Committee members said they figured the $25 million assigned to the Beaverton-to-Wilsonville commuter-rail line counted as improvements to cities within its route. But Schouten, who represents Beaverton and Aloha, said he thought his district deserved more.

Creating a park Schouten said he and county planners could not find a road project that could be completed with $500,000, which would be taken from a $1.4 million proposal to design and build an alignment of the Southwest 175th Avenue and Roy Rogers Road intersection west of Beaverton. That project would be designed, but construction would wait until the next major streets round, which county officials plan to put before voters in a couple of years.

Instead, Schouten began lobbying to use the $500,000 to buy a ribbon of land across Mount Williams.

The county, Tualatin Hills Park & Recreation and Beaverton have worked with the nonprofit Trust for Public Land to buy the property near Southwest 158th Avenue and Davis Road from owner Margaret Dernbach, 88.

Trust for Public Land officials recently extended their option to buy the property through May 2004. They must pay half of the $5.4 million asking price by that date and the remainder by May 2005.

So far, the nonprofit's efforts to buy the land have raised $600,000 from the Tualatin Hills Park & Recreation District, $250,000 from Washington County and another $500,000 in grant money. Beaverton officials have committed $1 million for the park, where they plan to bury a water storage reservoir.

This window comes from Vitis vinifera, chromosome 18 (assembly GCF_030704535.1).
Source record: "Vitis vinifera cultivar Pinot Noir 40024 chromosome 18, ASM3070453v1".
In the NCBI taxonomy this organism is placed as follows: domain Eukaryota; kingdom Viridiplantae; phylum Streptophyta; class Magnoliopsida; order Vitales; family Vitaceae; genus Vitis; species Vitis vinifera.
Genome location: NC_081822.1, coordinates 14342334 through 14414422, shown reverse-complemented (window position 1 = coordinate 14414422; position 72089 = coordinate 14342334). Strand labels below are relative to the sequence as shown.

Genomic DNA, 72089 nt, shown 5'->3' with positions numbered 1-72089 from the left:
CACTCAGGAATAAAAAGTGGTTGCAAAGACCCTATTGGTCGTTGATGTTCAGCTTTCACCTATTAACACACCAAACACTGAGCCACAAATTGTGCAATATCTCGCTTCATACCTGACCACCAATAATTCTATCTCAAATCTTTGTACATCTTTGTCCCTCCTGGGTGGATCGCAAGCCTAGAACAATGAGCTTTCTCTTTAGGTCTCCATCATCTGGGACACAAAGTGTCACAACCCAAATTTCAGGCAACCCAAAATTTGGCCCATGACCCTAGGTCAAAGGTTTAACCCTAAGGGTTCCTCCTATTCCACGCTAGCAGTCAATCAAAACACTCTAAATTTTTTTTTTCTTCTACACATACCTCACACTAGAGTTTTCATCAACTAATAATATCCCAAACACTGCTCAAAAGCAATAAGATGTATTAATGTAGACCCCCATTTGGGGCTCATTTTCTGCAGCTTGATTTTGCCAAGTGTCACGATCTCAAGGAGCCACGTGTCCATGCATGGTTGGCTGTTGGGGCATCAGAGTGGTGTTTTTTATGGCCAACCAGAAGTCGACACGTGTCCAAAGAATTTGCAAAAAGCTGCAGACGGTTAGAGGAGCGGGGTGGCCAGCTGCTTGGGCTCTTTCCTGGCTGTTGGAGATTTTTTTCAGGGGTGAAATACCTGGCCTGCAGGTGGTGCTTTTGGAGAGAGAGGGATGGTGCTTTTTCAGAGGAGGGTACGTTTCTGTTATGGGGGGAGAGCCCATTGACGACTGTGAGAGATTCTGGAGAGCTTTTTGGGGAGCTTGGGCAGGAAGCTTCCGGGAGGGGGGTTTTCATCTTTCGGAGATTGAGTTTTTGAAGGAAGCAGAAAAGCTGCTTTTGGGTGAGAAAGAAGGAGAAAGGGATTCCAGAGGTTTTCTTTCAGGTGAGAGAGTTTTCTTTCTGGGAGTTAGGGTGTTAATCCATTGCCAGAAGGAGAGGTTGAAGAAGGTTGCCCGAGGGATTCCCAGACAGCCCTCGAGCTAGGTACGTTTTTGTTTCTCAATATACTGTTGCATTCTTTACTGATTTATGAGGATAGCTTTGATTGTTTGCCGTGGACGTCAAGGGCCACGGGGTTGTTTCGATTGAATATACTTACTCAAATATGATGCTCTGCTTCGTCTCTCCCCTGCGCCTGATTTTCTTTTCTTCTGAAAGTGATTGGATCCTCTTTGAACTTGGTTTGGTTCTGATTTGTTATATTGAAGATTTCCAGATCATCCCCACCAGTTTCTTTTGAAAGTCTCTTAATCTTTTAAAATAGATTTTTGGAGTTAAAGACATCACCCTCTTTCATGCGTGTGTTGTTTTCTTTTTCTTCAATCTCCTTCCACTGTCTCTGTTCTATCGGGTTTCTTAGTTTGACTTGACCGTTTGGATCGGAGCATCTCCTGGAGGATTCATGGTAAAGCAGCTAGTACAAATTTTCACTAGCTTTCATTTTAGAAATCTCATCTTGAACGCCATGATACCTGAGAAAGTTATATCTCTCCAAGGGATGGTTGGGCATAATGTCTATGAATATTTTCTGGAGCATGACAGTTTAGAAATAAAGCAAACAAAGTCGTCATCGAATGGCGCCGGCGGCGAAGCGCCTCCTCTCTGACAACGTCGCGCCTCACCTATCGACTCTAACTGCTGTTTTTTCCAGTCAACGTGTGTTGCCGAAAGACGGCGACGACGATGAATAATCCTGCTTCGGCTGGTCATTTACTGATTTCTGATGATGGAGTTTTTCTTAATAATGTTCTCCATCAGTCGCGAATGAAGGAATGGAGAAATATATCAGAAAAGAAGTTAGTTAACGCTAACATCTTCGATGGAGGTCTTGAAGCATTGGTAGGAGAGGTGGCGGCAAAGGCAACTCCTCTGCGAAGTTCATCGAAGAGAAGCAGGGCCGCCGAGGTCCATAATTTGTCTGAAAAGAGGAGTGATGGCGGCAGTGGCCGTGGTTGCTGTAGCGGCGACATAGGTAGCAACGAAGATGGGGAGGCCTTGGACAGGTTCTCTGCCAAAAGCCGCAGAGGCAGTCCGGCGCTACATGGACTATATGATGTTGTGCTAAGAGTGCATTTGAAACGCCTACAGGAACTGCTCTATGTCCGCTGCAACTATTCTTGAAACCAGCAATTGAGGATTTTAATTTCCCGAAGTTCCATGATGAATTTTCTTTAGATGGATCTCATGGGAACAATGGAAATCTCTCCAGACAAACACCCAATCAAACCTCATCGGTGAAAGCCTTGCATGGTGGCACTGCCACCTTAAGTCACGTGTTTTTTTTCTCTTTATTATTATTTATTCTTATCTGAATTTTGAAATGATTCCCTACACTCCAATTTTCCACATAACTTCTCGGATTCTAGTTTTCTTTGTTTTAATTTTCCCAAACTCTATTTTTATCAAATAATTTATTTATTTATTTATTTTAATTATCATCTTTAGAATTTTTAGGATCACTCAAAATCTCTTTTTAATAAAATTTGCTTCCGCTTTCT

"With the MSTIP (major streets program), we have talked about a mixture of different uses -- automobile, bikes and pedestrians," Schouten said. "Certainly, spending less than 1 percent for a regional trail system is quite appropriate."

Trails to mass transit Schouten argues the trail would help link a series of trails, including Beaverton's Powerline Trail and the Tualatin Hills Nature Park, to transportation routes such as the MAX station near Merlo Road, the Murray Boulevard/Scholls Ferry Road area and several bus lines.

"Young adults who are intrepid or really competent bike riders don't mind riding along major arterials," Schouten said. "But others, older people or not-so-confident riders, don't like the noise and fumes. This kind of trail could be used by folks who would rather not be in a bike lane along Murray Road or 185th Avenue."

Schouten says the plan fits with transportation program goals to benefit residents of more than one city.

The coordinating committee, made up of county and city leaders, tentatively agreed to the trail and probably will pass the idea along to commissioners with a request for guidelines on handling similar requests in the future.

Commissioners usually accept and approve the committee's recommendations.

This recommendation differs, however, because in the past, the committee reviewed project proposals that residents had helped compile and voters passed.

"No one has asked for this before," said Kathy Busse, assistant director of the county's Department of Land Use & Transportation. "There is the question that if we'd had this discussion earlier, would there have been more proposals like this?"